The Andromeda Galaxy is the Milky Way's sister galaxy. It is located 2 million light years away from Earth. The Andromeda Galaxy has more stars than the Milky Way, a total of about 1 trillion, in comparison to our 200 - 400 billion. However, recent measurements suggest that the Milky Way may in fact be more massive, with a larger dark matter halo. Mass estimates for the Andromeda Galaxy are in the neighborhood of 7.1 × 1011 solar masses.
It used to be thought that the Andromeda Galaxy and the Milky Way are inevitably going to collide in a long period of time. This is no longer thought to be the case, although the collision could happen. If it does, it will occur in five billion years. For the solar system, located in the galactic arms, this would not be a very extreme event — star density in the local neighborhood would roughly double. Stellar collisions would remain rare, although the collision of the supermassive black holes located in the galactic cores could release a huge amount of energy.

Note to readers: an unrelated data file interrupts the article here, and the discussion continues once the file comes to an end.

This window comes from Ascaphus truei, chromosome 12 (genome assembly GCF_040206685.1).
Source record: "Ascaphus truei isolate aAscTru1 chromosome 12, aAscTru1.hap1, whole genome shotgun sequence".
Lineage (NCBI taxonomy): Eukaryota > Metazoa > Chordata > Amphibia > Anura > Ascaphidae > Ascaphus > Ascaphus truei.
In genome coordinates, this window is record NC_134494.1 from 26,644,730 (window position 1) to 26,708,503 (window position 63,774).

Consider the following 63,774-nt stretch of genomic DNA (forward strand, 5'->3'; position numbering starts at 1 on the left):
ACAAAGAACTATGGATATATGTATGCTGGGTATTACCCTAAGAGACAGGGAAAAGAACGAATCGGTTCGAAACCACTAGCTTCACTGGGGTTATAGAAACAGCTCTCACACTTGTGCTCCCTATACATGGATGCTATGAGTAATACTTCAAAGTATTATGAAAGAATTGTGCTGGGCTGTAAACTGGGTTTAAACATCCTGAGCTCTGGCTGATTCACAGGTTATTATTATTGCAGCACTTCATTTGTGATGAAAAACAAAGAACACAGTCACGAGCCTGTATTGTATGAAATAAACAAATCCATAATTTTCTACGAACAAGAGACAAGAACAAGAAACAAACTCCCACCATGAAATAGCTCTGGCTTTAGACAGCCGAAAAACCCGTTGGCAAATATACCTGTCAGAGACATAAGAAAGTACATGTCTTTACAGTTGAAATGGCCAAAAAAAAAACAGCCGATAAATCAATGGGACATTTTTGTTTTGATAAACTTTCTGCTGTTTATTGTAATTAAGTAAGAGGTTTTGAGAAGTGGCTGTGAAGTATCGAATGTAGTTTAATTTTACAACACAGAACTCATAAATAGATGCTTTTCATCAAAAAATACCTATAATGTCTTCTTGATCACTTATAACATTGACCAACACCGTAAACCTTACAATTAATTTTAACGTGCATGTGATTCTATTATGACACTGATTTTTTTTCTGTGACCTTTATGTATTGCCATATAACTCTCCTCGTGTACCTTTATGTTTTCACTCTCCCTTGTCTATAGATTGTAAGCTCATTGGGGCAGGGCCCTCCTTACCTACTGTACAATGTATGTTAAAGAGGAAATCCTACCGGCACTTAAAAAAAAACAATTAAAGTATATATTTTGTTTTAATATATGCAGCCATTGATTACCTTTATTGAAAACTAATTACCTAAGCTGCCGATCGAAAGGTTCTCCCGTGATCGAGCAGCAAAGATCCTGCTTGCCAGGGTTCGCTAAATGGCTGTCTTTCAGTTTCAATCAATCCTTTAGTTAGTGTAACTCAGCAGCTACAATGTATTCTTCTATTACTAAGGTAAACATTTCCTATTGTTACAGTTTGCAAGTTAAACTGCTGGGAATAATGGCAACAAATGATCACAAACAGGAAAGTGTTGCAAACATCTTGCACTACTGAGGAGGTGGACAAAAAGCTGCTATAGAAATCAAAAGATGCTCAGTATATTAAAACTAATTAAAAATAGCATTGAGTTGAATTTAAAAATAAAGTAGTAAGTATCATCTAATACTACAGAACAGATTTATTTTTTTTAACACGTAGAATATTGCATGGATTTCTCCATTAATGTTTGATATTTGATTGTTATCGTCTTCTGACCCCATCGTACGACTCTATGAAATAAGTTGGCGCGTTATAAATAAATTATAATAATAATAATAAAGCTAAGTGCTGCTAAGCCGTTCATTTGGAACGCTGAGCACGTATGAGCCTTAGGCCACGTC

The Andromeda Galaxy and the Milky Way Galaxy are the largest galaxies in the Local Group, which contains about 30 galaxies total, most of them dwarf galaxies. Both these galaxies have a barred spiral structure, and the center of mass for the Local Group lies between them, which is why both galaxies are accelerating towards each other.
Prior to 1925, when Edwin Hubble proved that the Andromeda object was another galaxy using Cepheid variable stars, Andromeda was called the Great Andromeda Nebulae. The Andromeda Galaxy is one of the most distant objects that can be seen with the naked eye — the Triangulum Galaxy being the most distant, at 3 million light years — and has been on star charts since the year 905, when it was observed and noted by the Persian astronomer Abd Al-Rahman Al Sufi. Originally, it was referred to as "the Little Cloud." The Andromeda Galaxy is named after the constellation in which it can be found, Andromeda.